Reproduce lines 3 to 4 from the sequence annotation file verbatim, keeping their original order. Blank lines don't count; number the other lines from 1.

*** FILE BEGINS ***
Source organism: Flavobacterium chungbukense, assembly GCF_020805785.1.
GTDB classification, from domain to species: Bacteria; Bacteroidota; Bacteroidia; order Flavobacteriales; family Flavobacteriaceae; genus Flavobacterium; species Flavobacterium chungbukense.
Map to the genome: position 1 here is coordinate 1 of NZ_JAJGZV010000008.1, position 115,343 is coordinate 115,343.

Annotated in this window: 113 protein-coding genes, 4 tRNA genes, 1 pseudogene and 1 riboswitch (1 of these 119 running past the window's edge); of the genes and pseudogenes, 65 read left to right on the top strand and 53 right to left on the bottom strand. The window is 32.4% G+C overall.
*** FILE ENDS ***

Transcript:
Map to the genome: position 1 here is coordinate 1 of NZ_JAJGZV010000008.1, position 115,343 is coordinate 115,343.

Annotated in this window: 113 protein-coding genes, 4 tRNA genes, 1 pseudogene and 1 riboswitch (1 of these 119 running past the window's edge); of the genes and pseudogenes, 65 read left to right on the top strand and 53 right to left on the bottom strand. The window is 32.4% G+C overall.